5: Pressing the catches behind the driver’s seat opens the two wing doors

Though doors are also essentially a given in cars, seeing the ones on the Sián FKP 37 open vertically is always a sight to see, even in LEGO Technic form. Each catch is located just behind the driver’s seat, and seeing the doors open just by pressing it will no doubt be a satisfying sight to behold.

6: The rear panel can be removed to reveal the V12 engine

Like how the gearbox can be seen underneath, the V12 engine is easily exposed just by lifting the rear panel. Also, this reveals the top part of the gearbox and all its moving parts, which adds more cool factor to this set.

7: Lifting a catch in the driver’s seat raises the rear spoiler 

Another small but satisfying mechanic is the spoiler that reveals itself by lifting a catch located just beside the steering wheel. It may not give the model actual aerodynamic benefits, but we like to think it just makes it look even better as a result.

8: It comes with active suspension

Of course, it wouldn’t be a proper LEGO Technic car without some suspension! Simply pressing on it activates the mechanic, and it’s making us wish it could bounce like a Lowrider.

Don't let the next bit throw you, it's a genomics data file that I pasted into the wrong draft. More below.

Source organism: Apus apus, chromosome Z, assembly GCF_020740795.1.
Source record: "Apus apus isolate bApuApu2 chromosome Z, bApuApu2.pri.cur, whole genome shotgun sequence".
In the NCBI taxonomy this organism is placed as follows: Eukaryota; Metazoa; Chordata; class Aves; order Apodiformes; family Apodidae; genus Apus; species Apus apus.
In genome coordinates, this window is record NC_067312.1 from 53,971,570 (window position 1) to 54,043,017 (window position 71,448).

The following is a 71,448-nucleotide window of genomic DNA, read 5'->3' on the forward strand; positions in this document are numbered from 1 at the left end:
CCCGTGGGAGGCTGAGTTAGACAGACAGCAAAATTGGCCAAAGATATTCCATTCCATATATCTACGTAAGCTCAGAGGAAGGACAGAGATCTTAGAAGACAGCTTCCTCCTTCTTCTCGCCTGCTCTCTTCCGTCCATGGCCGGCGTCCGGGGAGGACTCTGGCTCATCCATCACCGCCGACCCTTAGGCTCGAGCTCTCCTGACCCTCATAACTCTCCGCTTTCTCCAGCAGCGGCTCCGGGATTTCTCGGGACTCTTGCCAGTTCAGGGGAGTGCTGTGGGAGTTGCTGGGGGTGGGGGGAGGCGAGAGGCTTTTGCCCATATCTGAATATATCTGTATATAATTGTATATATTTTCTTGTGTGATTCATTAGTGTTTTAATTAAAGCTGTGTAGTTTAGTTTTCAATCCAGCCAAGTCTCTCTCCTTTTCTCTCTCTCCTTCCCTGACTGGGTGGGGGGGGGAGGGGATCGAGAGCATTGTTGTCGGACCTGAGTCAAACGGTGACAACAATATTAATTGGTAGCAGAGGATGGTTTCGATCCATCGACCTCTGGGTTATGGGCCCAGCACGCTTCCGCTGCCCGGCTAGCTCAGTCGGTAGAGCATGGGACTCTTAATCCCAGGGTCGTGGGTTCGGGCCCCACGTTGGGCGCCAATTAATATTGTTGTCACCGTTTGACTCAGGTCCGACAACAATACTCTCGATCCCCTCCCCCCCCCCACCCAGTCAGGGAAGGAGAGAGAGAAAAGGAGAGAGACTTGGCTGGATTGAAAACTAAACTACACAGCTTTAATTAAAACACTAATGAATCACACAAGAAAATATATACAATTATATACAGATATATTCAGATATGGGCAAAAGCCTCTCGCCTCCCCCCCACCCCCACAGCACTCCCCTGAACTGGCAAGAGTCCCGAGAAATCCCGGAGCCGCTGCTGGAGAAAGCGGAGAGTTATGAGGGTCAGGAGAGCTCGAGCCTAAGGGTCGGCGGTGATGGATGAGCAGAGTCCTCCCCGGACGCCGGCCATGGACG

9: Lifting the hood reveals a removable miniature weekend bag

While we’ve been focusing so much on the middle and rear of the LEGO Technic Lamborghini Sián FKP 37, it goes without saying that the hood can also be opened up. And in doing so reveals a “hidden” compartment where you can store a miniature weekend bag that comes in the box as well. We wonder if there’s an actual bag in the real-life car, though. 

10: Under the hood is also a unique serial number that unlocks special content

Right beside the compartment that holds the bag is a small area where this unique serial number is located. You can actually use the code and input it in the LEGO Technic Lamborghini Sián FKP 37 Owner’s Club website to reveal a printable certificate of ownership, as well as exclusive wallpapers, posters and ringtones to cap off your flex.

While we are talking about fast cars, we actually had a few minutes to sit down with Aurelien Rouffiange, Senior Designer for the LEGO Technic Lamborghini Sián FKP 37. Having worked on the model for over three years (one year for conceptualisation, and another two years for development and finalisation), Rouffiange shared his insights on the development and design process for it.